The day after we conducted the experiment we started analysing the data we collected. We were amazed by what we saw! The initial hypotheses we came up with were found to be true and supported by the empirical results. As an aside, all the results I discuss next are statistically significant (p<0.05).

The effect of deep adaptive music on immersion was huge. Indeed, deep adaptive music provides a 30% increase in immersion when compared to no music and 25% when compared to linear music.

Immersion level in the 3 experimental conditions.

The effect of deep adaptive music on time session was even more impressive. With deep adaptive music there’s a 42% boost in time spent in the VR scene over no music and a 27% increase over linear music.

Time spent in the 3 experimental conditions.

90% of people agreed that music was a very important component that helped them feel immersed. Data showed that deep adaptive music contributes significantly more than linear music to the feeling of immersion.

We also found that deep adaptive music increases the fit between music and the VR scene by 49% when compared against linear music.

Qualitative Feedback

The qualitative feedback we got from participants was also great. A few participants who explored the scene with no music were a bit bored and thought that music could make the experience more immersive:

The silence made the entire experience very bland… the lack of sound took me out of the immersion.

It was interesting, would have been better with music.

Participants thought that the music overall was good and that it fitted the visuals well. However, some participants with linear music thought the music wasn’t changing to fit the unfolding experience:

I was listening closely for subtle changes in the music to indicate progression in some way, but it felt as though my actions and progressions through the rooms had no impact. I still enjoyed the music and it fit the theme very well.

I really enjoyed the atmosphere of the environment and the music up until the red room. At that point, it felt like the tone of the music no longer matched that of my surroundings.

Participants who got deep adaptive music noted that the music changed according to the changes in the scene. This reinforced their emotional journey:

I liked the sound. It was building tension. As I was moving through the scene I could feel it became more intense. When moving away from the red room the tensions decreased again.

The music did a great job of blending transformations based on the scene, adding arrangement layers when less or more action was present.

What Have We Learned?

The psychological experiment we conducted finally provides empirical proof to the long-standing assumption that music has a huge impact on interactive media in terms of immersion and engagement. We now know that music plays a fundamental role not only in increasing the perceived level of immersion, but also in the time spent in a VR experience. In the light of the findings of this study, we can easily say that good music can increase immersion by one third and almost increase the time session by half. That’s a massive impact!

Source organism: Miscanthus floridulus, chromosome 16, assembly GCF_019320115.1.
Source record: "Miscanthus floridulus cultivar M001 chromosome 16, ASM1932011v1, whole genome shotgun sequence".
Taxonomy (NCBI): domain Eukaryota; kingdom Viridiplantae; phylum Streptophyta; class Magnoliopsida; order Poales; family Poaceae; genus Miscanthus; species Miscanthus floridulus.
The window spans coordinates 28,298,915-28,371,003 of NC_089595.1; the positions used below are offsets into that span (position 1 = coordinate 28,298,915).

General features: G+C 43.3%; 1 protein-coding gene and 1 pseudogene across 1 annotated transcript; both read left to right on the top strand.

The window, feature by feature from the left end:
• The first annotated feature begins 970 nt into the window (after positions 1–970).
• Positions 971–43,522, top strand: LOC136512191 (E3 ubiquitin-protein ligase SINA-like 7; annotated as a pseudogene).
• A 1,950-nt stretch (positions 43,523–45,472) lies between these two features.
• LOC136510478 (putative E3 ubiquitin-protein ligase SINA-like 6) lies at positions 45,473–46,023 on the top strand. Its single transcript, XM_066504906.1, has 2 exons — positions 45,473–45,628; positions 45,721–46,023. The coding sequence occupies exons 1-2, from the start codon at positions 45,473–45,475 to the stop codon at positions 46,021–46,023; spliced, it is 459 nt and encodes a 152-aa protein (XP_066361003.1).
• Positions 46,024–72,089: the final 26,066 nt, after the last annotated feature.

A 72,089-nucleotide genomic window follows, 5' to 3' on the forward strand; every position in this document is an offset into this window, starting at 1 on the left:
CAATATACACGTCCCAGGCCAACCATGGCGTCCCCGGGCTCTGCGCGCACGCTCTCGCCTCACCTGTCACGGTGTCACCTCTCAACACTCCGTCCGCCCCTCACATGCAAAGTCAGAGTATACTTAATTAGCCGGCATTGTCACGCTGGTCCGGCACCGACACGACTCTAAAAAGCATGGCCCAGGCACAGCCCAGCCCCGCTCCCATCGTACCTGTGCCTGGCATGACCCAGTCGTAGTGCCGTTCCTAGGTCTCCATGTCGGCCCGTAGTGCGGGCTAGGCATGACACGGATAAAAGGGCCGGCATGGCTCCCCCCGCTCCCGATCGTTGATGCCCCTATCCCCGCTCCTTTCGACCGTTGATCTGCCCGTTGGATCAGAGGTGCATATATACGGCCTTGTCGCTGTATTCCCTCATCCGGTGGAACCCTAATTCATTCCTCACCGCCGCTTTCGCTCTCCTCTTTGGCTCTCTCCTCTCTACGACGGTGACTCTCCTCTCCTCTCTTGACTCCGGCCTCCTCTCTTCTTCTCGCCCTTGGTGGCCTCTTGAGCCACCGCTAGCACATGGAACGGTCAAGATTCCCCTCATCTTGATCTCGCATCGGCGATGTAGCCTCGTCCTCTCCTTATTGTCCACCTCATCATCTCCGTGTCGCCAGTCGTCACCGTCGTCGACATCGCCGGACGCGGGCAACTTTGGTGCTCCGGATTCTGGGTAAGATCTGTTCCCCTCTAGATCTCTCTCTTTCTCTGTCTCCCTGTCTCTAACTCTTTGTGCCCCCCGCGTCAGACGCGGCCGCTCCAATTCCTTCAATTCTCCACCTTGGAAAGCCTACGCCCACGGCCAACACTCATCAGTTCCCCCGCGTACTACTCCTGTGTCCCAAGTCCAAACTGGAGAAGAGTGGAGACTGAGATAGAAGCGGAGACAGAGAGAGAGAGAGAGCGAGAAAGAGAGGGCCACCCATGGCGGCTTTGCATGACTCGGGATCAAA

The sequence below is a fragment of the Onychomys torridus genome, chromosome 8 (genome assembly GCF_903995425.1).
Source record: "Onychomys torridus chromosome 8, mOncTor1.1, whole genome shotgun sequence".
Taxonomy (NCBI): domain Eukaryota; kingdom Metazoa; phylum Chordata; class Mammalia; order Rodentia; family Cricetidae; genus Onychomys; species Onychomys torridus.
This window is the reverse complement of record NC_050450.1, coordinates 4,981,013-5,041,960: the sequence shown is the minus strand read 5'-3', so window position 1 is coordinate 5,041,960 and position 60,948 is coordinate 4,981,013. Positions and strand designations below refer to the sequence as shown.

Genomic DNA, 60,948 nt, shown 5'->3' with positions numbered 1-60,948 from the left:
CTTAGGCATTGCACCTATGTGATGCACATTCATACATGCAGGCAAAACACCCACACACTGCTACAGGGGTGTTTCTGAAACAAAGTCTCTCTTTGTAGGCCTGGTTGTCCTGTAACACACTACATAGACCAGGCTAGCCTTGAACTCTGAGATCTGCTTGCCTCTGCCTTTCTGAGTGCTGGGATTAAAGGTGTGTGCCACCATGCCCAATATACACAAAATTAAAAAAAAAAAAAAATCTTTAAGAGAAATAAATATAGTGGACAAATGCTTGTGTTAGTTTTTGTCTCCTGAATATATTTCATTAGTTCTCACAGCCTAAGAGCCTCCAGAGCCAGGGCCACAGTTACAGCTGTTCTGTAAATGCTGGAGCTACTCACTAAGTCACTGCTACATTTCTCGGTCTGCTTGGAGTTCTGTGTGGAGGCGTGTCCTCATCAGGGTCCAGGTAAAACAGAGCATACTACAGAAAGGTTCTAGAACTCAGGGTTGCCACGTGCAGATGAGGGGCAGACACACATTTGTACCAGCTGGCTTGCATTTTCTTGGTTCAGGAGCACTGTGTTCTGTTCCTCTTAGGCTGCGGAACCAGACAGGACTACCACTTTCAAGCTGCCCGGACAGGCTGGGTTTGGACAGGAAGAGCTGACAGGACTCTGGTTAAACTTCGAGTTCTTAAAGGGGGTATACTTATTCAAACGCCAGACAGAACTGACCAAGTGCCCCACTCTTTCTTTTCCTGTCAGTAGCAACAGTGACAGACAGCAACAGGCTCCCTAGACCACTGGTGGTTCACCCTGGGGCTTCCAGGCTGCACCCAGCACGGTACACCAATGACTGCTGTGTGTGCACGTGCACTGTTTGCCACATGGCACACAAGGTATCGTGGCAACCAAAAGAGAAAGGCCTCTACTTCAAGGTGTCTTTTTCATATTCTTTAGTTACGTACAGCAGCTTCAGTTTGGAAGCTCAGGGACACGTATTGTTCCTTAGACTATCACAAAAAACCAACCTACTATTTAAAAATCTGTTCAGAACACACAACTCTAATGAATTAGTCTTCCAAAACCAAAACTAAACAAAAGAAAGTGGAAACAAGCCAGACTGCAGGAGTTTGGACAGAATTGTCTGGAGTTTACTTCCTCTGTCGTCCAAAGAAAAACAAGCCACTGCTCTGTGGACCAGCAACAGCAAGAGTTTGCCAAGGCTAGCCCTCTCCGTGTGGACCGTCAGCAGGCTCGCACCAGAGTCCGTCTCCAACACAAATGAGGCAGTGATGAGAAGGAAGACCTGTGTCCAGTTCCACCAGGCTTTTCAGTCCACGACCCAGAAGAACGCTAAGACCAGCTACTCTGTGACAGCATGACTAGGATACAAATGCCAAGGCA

For me, the most striking element that arises from the experiment is not the huge impact of music as a whole. Being a composer and a gamer, I was already convinced that music, being an effective medium to convey subtle emotional cues, would have a major impact on engagement. What I’m really shocked about is that there’s a huge difference between the impact of linear and deep adaptive music in VR. Of course, I was expecting for deep adaptive music to have a stronger effect on immersion and time session. But I couldn’t imagine the difference could be so big. The results suggest that deep adaptive music is what really makes the difference for engagement.

You can tell this also from the qualitative feedback that we collected. Participants were particularly good at spotting mismatches between visuals and music, and appreciated it a lot when the music coordinated with the VR scene. This is the final take-away for me. Music is key for engagement in VR, but to be more specific, deep adaptive music is what can make the difference in such a highly non-linear medium.

Think of how overlooked music is in VR right now and, nonetheless, how immersive of an experience VR is. Now, imagine you add the right music, deep adaptive music. With a simple move you’ll get at least a one-third increase in immersion. That’s an amazing result!

The preliminary results of this study have already been published at an international workshop. Check out the conference proceedings (our paper is at page 8), if you’d like to get more details about the experiment.